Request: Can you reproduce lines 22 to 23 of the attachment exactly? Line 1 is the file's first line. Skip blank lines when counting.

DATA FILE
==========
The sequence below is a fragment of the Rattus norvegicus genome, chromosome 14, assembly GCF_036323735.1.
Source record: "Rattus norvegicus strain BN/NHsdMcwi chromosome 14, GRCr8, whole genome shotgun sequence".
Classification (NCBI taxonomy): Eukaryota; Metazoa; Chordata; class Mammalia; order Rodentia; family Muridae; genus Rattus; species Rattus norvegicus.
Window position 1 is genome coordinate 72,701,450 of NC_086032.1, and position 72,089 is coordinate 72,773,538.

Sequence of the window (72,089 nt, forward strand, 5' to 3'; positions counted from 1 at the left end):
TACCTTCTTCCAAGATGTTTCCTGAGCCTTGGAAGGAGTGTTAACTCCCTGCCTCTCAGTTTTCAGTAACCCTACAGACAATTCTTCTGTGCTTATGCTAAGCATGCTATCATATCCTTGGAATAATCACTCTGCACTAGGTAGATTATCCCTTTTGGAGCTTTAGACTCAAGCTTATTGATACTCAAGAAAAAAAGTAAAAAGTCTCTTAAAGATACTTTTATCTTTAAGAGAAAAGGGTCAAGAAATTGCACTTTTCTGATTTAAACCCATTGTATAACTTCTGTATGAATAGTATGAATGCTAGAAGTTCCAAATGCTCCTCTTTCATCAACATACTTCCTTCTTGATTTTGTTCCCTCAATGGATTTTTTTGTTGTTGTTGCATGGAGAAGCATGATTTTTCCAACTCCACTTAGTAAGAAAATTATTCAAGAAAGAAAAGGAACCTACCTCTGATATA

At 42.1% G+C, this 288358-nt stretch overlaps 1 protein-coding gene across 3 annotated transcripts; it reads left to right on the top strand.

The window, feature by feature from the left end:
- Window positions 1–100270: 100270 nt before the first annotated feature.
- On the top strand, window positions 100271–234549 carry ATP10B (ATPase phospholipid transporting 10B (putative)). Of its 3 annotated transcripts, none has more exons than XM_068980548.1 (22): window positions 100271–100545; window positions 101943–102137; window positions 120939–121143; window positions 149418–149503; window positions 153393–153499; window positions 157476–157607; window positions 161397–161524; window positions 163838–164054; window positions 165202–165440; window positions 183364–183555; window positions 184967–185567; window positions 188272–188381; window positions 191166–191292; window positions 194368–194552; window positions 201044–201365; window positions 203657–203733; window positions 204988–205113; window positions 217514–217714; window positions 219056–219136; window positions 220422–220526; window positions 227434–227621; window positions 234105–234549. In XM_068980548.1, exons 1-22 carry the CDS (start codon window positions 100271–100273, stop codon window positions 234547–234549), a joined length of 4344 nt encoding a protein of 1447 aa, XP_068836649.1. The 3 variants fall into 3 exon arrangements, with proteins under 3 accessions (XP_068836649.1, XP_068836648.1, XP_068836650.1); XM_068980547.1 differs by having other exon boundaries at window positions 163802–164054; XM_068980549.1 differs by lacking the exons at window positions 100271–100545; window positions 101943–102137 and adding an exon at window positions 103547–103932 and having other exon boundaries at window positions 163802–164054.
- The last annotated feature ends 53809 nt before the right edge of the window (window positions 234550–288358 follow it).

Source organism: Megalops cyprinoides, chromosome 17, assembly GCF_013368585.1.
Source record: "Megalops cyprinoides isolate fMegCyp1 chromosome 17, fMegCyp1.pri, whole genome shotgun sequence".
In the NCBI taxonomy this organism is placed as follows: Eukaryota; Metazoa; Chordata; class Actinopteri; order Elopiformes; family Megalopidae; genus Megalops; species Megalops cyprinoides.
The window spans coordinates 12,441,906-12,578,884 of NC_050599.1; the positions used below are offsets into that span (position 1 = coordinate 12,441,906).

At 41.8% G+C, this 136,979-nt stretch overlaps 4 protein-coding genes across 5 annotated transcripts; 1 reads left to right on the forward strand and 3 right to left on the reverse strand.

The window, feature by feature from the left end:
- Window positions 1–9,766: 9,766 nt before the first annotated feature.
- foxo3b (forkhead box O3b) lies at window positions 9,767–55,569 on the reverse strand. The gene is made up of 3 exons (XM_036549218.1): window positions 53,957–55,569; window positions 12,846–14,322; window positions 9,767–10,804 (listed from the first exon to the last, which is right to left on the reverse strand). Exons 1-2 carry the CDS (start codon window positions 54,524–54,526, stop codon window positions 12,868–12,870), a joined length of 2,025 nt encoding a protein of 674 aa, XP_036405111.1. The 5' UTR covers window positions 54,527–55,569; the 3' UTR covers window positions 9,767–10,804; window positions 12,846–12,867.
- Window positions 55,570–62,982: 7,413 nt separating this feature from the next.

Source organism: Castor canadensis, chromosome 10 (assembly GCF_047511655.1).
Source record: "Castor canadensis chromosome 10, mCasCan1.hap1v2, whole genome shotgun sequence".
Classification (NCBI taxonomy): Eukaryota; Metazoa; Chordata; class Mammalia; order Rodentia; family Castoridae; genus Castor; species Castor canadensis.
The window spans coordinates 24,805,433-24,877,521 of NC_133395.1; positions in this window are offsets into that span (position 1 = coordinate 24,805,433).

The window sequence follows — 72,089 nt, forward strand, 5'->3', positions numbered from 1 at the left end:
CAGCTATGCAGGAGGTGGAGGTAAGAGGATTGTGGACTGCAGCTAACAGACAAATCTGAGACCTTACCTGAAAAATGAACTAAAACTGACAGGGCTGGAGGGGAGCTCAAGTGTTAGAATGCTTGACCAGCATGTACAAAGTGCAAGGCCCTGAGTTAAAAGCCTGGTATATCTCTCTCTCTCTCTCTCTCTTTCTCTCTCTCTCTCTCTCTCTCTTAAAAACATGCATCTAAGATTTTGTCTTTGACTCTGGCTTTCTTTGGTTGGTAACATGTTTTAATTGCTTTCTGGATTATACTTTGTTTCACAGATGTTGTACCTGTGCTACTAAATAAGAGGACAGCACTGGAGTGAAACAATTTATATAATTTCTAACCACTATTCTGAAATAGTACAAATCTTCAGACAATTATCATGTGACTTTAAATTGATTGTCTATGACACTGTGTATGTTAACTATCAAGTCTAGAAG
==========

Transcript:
Source record: "Castor canadensis chromosome 10, mCasCan1.hap1v2, whole genome shotgun sequence".
Classification (NCBI taxonomy): Eukaryota; Metazoa; Chordata; class Mammalia; order Rodentia; family Castoridae; genus Castor; species Castor canadensis.